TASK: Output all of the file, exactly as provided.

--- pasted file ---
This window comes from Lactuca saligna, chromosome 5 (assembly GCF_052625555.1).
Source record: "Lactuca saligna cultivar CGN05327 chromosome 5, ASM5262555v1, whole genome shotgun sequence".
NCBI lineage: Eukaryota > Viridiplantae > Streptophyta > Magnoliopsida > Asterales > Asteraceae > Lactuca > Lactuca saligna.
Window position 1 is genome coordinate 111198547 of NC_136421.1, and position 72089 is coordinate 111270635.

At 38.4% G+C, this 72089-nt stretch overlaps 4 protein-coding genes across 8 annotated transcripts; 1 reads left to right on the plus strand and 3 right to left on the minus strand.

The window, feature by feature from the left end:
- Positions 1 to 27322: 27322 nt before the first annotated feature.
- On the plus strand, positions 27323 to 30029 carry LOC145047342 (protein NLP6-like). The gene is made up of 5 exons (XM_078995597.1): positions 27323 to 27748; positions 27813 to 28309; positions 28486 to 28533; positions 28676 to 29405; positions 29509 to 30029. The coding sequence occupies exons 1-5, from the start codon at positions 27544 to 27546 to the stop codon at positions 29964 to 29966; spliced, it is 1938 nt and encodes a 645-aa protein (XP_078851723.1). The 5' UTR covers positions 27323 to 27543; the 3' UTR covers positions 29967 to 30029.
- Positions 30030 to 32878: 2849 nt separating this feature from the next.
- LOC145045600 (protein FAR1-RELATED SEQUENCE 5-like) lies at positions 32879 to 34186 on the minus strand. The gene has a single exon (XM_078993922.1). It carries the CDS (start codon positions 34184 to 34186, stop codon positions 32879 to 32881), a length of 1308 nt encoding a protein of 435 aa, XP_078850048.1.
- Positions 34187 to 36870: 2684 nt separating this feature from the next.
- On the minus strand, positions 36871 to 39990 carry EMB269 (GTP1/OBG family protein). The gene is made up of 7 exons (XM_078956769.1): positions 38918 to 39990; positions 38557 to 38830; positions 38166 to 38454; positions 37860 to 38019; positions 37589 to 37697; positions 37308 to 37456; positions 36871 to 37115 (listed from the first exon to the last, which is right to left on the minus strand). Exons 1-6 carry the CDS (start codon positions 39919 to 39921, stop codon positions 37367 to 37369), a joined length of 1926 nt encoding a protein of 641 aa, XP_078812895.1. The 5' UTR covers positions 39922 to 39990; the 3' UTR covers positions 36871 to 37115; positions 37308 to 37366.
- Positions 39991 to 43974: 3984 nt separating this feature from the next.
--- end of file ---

This window comes from Lactuca saligna, chromosome 5 (assembly GCF_052625555.1).
Source record: "Lactuca saligna cultivar CGN05327 chromosome 5, ASM5262555v1, whole genome shotgun sequence".
NCBI lineage: Eukaryota > Viridiplantae > Streptophyta > Magnoliopsida > Asterales > Asteraceae > Lactuca > Lactuca saligna.
Window position 1 is genome coordinate 111198547 of NC_136421.1, and position 72089 is coordinate 111270635.

At 38.4% G+C, this 72089-nt stretch overlaps 4 protein-coding genes across 8 annotated transcripts; 1 reads left to right on the plus strand and 3 right to left on the minus strand.

The window, feature by feature from the left end:
- Positions 1 to 27322: 27322 nt before the first annotated feature.
- On the plus strand, positions 27323 to 30029 carry LOC145047342 (protein NLP6-like). The gene is made up of 5 exons (XM_078995597.1): positions 27323 to 27748; positions 27813 to 28309; positions 28486 to 28533; positions 28676 to 29405; positions 29509 to 30029. The coding sequence occupies exons 1-5, from the start codon at positions 27544 to 27546 to the stop codon at positions 29964 to 29966; spliced, it is 1938 nt and encodes a 645-aa protein (XP_078851723.1). The 5' UTR covers positions 27323 to 27543; the 3' UTR covers positions 29967 to 30029.
- Positions 30030 to 32878: 2849 nt separating this feature from the next.
- LOC145045600 (protein FAR1-RELATED SEQUENCE 5-like) lies at positions 32879 to 34186 on the minus strand. The gene has a single exon (XM_078993922.1). It carries the CDS (start codon positions 34184 to 34186, stop codon positions 32879 to 32881), a length of 1308 nt encoding a protein of 435 aa, XP_078850048.1.
- Positions 34187 to 36870: 2684 nt separating this feature from the next.
- On the minus strand, positions 36871 to 39990 carry EMB269 (GTP1/OBG family protein). The gene is made up of 7 exons (XM_078956769.1): positions 38918 to 39990; positions 38557 to 38830; positions 38166 to 38454; positions 37860 to 38019; positions 37589 to 37697; positions 37308 to 37456; positions 36871 to 37115 (listed from the first exon to the last, which is right to left on the minus strand). Exons 1-6 carry the CDS (start codon positions 39919 to 39921, stop codon positions 37367 to 37369), a joined length of 1926 nt encoding a protein of 641 aa, XP_078812895.1. The 5' UTR covers positions 39922 to 39990; the 3' UTR covers positions 36871 to 37115; positions 37308 to 37366.
- Positions 39991 to 43974: 3984 nt separating this feature from the next.